This project represents a scaling up of a previous HPRC project conducted with Penn State University. While initial data points have been tabulated, a second round of testing is underway and a final report is expected in late 2019 or early 2020.
Another new initiative in the works is the establishment of a free, interactive recycling vendor directory that will allow hospitals to find recyclers and haulers in their region that will take their materials. Health care recycling is extremely localized, with lots of regulatory and vendor availability variation, so this resource has been much-needed to help connect hospitals with willing partners.
“There is such a desire at hospitals to do more, but the logistics of recycling are complex and it’s difficult to find the right vendor for each of your various waste streams,” noted Ilyssa Gordon, who is the medical director of the Office for a Healthy Environment at Cleveland Clinic and is leading the vendor directory effort. “This project will help connect the dots and create value for both hospitals and recyclers.”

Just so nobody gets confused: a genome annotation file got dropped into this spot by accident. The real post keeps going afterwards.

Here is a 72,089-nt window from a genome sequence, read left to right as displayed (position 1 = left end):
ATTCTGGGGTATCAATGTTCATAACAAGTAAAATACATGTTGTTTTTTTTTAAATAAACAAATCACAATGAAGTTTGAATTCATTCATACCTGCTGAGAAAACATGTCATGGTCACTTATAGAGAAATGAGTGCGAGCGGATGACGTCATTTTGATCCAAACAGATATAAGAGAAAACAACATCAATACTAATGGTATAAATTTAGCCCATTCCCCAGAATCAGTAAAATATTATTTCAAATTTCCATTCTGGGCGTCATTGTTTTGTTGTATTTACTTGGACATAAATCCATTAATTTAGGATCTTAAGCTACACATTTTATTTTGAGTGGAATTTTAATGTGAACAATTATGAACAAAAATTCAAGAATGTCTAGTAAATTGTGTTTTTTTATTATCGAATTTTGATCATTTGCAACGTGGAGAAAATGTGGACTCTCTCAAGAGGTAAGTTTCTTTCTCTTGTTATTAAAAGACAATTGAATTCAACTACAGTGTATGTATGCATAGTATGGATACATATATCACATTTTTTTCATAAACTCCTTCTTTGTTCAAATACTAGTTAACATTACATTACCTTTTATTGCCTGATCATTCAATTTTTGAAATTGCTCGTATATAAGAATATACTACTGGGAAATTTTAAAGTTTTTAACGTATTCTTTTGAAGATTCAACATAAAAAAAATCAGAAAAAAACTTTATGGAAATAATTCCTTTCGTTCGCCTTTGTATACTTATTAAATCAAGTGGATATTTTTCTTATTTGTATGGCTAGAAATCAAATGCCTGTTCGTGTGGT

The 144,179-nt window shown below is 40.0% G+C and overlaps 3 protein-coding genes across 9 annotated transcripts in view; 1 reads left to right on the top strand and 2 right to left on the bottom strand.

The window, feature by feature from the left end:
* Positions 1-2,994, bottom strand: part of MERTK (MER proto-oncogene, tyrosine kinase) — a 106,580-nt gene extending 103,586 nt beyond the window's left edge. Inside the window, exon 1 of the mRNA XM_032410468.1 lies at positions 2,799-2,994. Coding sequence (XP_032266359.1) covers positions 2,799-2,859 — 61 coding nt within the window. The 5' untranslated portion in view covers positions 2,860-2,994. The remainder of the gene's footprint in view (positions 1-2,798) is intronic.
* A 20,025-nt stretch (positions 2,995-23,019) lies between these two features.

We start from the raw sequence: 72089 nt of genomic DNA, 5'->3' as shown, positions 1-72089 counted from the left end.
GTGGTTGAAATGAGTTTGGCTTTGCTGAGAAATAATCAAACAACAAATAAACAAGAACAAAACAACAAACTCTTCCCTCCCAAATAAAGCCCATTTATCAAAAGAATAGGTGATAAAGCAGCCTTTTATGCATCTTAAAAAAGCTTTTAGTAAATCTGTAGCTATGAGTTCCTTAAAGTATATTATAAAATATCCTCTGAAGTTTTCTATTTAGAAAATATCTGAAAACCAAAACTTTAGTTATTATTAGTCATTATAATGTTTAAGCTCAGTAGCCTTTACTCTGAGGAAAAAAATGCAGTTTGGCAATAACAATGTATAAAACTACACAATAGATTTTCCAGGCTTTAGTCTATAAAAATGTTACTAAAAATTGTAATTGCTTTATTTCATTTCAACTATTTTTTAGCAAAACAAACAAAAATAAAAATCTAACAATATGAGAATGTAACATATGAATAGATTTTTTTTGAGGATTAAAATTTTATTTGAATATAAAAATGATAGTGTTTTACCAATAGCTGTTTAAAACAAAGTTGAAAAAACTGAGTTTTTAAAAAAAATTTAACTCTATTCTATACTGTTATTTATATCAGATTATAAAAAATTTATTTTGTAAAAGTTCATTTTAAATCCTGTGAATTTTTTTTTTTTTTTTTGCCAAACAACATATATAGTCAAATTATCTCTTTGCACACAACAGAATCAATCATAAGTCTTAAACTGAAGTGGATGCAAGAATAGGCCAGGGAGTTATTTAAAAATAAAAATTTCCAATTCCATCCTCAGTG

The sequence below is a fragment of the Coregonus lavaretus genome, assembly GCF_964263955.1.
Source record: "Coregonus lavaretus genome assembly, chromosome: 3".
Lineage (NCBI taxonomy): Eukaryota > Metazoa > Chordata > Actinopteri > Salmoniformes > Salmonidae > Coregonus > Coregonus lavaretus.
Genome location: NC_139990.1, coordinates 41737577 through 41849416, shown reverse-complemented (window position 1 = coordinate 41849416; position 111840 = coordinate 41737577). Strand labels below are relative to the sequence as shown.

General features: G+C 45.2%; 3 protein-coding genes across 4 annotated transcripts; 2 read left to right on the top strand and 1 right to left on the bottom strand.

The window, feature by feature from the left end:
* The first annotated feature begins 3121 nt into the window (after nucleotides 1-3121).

HPRC hopes that by addressing this barrier, new opportunities for collaboration will come to light, enhancing the economics and efficiencies of health care plastics recovery. At the same time, it may ultimately improve the quality and quantity of materials collected for recycling.
Fighting the good fight
While recycling as a whole – and health care plastic recycling in particular – is currently in a state of flux and instability, there are still reasons to be optimistic. When it comes to health care plastics, it’s encouraging to know that so many passionate people and organizations are committed to making incremental progress toward big change.
Peylina Chu, PE, is the executive director of the Healthcare Plastics Recycling Council. She is also vice president with Antea Group, and she serves on the board for the Inogen Environmental Alliance. She can be contacted at [email protected].